Operation: WTF (Day 164)

How to Effectively Wear Your PT Belt

When wearing the PT belt, common sense need not apply. The belt is all you need.

A battle buddy and I had the opportunity to wear civilian clothes today, and for whatever random reason she stopped to ask if she should be wearing her PT belt.  I blithely asked, “Why?  It’s 8AM and there is sufficient daylight.  What do you need a PT belt for?”  She was concerned that there might be a regulation that required the wear of PT belts when it civilian clothes.  Yes, we both underwent the same briefing when we arrived here, but I could not seem to remember that little bit.  As with every military installation I have ever been on since I was a child, this installation requires the wearing of PT belts when in the PT uniform and also with the ACU after dark.

We talked it over for a few minutes and we both decided that it was completely illogical to wear a PT belt in broad daylight simply because we were in civilian clothes.  We seemed to let the matter drop but a few seconds later we realised, “Wait a minute, this is the army.  We can’t just disregard the completely illogical because the completely illogical is probably Army doctrine.”

Let us examine this further.

It is not safe to operate a tactical vehicle without at least TWO PT belts.

The PT belt (or in layman’s terms, the reflective belt) is always worn with the army physical fitness uniform (APFU), and not just when you are conducting PT.  If you are wearing your APFU and walking to the chow hall at high noon the PT belt will provide added protection in case broad daylight is not enough.  Also, you might randomly begin to conduct PT and then you would be wrong because you do not have your PT belt on.  Everyone knows you cannot conduct PT without a PT belt; it is an essential part of the process.

The PT belt is particularly effective when PT is conducted in a formation, especially a company run.  Even though the company run is already holding up traffic and everyone can see soldiers running en masse down the middle of the street, the myriad PT belts will provide a glaring reminder as to why all drivers stuck behind the formation will be late to their own formations.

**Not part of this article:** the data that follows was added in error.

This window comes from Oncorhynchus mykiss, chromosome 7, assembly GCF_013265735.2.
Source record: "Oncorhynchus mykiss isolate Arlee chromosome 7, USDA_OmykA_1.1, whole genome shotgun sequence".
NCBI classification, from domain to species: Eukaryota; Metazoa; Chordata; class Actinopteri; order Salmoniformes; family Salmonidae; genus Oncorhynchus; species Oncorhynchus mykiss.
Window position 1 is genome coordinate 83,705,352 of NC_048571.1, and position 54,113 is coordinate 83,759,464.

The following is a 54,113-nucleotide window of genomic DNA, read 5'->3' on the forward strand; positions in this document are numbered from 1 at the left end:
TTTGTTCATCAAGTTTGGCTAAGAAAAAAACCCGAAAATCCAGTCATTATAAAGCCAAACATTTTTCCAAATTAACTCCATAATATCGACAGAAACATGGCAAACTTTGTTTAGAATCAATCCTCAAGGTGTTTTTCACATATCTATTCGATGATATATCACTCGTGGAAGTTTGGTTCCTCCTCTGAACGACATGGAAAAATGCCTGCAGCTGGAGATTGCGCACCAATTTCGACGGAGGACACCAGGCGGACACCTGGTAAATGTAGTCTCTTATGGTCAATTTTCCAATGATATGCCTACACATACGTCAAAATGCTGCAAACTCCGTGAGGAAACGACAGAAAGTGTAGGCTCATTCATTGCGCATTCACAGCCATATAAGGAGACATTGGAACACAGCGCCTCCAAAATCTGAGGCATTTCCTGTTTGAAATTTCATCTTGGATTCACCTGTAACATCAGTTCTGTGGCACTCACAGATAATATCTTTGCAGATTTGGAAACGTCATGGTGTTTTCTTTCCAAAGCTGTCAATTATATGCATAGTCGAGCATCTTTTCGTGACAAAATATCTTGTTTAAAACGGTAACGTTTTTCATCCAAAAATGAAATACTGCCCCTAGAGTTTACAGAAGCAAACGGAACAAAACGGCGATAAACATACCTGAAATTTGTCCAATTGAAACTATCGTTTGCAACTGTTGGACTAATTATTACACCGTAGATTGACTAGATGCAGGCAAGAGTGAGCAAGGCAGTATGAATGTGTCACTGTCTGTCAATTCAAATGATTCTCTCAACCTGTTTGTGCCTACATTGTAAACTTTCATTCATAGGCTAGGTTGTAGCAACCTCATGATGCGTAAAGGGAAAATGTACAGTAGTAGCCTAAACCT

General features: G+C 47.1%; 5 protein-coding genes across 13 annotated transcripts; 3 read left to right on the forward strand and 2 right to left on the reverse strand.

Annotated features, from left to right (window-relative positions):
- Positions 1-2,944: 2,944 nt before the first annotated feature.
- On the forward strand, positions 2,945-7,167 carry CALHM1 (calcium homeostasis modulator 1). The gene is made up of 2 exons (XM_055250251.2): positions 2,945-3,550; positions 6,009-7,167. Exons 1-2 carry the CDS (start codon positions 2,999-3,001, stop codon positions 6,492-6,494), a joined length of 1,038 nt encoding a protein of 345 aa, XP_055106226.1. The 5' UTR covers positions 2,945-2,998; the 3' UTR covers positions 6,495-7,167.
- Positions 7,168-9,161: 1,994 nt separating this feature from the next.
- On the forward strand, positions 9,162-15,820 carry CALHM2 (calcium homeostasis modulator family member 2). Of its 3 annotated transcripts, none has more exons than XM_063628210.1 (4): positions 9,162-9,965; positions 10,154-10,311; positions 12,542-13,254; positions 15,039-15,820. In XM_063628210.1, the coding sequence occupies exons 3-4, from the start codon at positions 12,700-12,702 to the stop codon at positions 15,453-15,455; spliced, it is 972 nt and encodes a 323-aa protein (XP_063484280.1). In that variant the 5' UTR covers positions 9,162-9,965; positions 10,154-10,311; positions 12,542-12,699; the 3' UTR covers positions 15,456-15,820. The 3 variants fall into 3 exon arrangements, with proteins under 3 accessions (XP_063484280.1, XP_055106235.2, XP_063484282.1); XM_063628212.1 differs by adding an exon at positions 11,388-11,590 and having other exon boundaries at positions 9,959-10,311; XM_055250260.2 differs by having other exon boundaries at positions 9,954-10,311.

Wearing the PT belt was the 11th Commandment.

The PT belt makes perfect sense if you are a lone runner on a busy road way during daylight hours. Drivers may not be able to see you, even though an hour later when you are in ACUs and walking that very same route on your way to work, they suddenly can see you, even though you do not have a PT belt on since the PT belt is not required during daylight while wearing ACUs.  It is more difficult to spot a runner who is not wearing his PT belt than it is to spot a walker wearing a uniform designed to make him less visible.  The fact that the stenciled letters on the APFU are also reflective is not important.  The PT belt is added protection against all dangers.

For maximum effectiveness, wear as many PT belts as possible.

In fact, you do not have to worry about anything if you are wearing your PT belt correctly.  You can run heedlessly in the middle of the street or in dimly lit areas at night.  You are free to conduct PT mindlessly as long as you have your PT belt on.  Its reflective powers should ward off all dangers even if you are in a high traffic area.

The belt is most effective at night when there is absolutely no light, natural or artificial.  Forget about the fact that reflective material only reflects light.  Wearing the PT belt at night is required on most Army installations and therefore it is deemed to be effective, even if you are in a location where there is no possibility you could be hit by anything.

Other helpful hints:

If wearing the PT belt over the shoulder, wear it to the right.  Wearing it to the left has been scientifically proven to be less effective.

A conscientious civilian concerned about his safety.

Wear the PT belt with civilian clothes at all times, otherwise no one will be able to see you.

Wear the PT belt inside the gym.

To avoid wearing the PT belt, conduct PT while wearing ACUs, just not at night.

Only U.S. soldiers should concern themselves with these rules, not contractors or civilians working on Army installations.  Since Sam does not have a vested interest in contractors and civilians they are expendable.

If you have never understood the purpose of the PT belt, I hope this had shed some light (no pun intended).  Remember that the Army is not necessarily concerned about common sense, but your safety is paramount.  The top generals in the Army have spent numerous taxpayer dollars on Powerpoint presentations discussing the finer points of soldier safety.  After several committees, huddles and briefings the PT belt was determined to be the solution.  It was designed with your safety in mind.  Wear it with pride.


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